In Job we come to this question and Job struggles to find the answer. In due course his mind becomes clearer and his hope in the future more sure. Today we read of his pleading with God, “Oh that you would hide me in sheol (AV, ‘the grave’), that you would conceal me until your wrath is past, that you would appoint me a set time, and remember me” (14:13).
After saying this he asks the question, “If a man dies, shall he live again?” His answer? “All the days of my service I would wait until my renewal should come. You would call, and I would answer you …” (verses 14,15) and it would be the time, Job says to God, “you would cover over my iniquity” (verse 17).
These questions and words are a prelude to his declaration in chapter 19, “For I know that my redeemer lives, and at last he will stand upon the earth. And after my skin has been thus destroyed, yet in my flesh I shall see God. Whom I shall see for myself, and my eyes shall behold …” (verses 25-27).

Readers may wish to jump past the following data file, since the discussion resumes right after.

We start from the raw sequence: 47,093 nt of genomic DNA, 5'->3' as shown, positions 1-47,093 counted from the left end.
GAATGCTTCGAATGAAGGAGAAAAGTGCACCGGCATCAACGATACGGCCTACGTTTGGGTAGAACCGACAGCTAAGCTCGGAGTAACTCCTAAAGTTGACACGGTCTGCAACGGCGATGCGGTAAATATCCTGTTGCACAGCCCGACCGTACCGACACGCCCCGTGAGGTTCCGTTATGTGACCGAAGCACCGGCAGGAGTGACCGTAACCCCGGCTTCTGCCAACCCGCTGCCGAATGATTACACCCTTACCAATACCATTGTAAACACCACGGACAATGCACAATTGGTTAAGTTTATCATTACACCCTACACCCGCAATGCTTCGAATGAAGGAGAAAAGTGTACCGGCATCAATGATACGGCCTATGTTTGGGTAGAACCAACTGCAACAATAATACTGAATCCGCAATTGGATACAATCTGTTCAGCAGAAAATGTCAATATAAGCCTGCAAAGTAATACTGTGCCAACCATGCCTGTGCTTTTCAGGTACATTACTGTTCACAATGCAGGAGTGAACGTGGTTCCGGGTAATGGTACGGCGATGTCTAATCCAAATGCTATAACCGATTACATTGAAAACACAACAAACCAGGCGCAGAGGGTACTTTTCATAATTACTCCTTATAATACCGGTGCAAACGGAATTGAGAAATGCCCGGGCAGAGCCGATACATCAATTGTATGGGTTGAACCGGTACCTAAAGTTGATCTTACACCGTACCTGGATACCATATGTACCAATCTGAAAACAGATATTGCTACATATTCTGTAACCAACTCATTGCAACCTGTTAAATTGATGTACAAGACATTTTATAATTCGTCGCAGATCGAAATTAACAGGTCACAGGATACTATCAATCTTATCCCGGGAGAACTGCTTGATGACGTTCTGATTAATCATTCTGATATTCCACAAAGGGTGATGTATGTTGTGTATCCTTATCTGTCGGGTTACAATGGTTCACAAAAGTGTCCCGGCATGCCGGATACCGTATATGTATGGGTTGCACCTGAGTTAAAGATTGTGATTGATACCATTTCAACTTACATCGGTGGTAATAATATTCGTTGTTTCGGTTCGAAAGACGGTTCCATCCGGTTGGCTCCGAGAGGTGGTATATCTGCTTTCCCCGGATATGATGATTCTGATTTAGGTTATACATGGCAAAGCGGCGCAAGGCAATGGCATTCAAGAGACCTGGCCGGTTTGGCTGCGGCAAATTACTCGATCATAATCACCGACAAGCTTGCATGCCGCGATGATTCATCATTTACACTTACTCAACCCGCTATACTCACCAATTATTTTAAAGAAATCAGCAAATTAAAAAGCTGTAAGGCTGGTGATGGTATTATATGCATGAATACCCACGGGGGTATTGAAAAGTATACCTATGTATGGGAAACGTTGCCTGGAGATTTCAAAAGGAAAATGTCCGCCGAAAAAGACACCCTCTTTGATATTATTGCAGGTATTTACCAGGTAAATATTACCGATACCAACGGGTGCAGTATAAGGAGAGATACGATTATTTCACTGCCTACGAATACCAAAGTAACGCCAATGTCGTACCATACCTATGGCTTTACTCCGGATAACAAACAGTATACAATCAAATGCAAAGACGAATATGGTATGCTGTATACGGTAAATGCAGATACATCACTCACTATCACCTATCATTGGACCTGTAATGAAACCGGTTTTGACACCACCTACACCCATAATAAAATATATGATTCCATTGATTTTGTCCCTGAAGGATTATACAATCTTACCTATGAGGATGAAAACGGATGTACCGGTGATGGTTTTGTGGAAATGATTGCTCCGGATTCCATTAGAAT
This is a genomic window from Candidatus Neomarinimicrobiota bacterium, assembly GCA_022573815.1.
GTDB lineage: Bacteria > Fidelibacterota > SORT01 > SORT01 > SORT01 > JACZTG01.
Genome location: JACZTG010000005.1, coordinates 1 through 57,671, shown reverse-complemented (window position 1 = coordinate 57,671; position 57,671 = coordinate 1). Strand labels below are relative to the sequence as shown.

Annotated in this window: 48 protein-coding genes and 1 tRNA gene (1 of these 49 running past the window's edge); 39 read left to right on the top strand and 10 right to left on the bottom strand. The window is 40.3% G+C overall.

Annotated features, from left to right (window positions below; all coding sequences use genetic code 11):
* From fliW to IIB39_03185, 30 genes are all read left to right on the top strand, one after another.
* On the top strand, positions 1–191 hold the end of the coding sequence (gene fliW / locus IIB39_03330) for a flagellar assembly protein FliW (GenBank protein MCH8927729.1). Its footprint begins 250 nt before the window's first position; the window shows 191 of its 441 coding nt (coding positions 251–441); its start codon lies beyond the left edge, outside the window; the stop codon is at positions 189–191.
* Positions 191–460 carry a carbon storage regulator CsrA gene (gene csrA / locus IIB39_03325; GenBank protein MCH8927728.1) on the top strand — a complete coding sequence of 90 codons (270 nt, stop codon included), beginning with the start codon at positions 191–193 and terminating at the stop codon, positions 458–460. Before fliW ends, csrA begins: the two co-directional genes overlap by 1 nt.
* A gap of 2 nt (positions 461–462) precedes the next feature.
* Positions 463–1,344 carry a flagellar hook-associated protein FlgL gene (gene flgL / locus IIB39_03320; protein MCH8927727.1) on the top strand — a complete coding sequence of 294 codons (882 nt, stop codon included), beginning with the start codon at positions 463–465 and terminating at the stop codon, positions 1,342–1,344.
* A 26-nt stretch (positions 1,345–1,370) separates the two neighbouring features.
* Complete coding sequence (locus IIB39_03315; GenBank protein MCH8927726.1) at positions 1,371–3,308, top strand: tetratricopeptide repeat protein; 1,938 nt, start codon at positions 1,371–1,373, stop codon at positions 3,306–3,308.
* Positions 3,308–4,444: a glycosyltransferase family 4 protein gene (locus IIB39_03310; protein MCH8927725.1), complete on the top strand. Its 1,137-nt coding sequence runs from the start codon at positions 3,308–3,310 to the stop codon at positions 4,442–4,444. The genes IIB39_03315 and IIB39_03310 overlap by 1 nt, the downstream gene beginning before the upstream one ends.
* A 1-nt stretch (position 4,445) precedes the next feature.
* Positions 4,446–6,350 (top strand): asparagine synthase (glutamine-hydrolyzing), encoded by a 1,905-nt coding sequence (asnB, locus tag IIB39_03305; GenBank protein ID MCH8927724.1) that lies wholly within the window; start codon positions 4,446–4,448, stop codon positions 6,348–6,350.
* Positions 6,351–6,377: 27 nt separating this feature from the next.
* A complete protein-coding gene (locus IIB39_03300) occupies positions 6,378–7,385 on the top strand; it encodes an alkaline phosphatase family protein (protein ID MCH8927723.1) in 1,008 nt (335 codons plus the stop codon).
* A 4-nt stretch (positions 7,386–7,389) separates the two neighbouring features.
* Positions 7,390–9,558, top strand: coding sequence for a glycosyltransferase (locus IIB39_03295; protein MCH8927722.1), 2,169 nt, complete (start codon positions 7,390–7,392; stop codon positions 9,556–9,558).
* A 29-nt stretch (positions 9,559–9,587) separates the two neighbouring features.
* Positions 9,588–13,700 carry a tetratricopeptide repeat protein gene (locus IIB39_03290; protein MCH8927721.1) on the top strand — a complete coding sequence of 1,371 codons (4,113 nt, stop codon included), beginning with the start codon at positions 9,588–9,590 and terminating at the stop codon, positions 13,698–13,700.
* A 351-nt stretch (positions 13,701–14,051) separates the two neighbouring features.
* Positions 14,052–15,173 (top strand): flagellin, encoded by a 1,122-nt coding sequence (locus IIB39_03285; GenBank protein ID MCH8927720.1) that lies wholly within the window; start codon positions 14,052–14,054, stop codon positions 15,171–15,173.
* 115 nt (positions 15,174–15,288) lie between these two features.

We notice how Job is now giving up reasoning out his thoughts with the three ‘friends’ and spends at least part of his responses addressing his thoughts to God. At the end of the book God dramatically answers him in a most meaningful way. We perceive a sort of parallel we might have with our ‘friends’ today, our neighbours, our school or workmates, that their way of thinking, their perceptions of the cause and meaning of life is totally astray! They rarely listen to us so as to take in the points we make.
The time comes when we give up trying to reason with them, and concentrate more on our own perceptions of – and relationship with – God and His Son. We have found that our meditation can become so deep that we will empathise with Job who, after seeing and saying, “I shall see God … my eyes shall behold”, his next words are, “My heart faints within me” (19:27).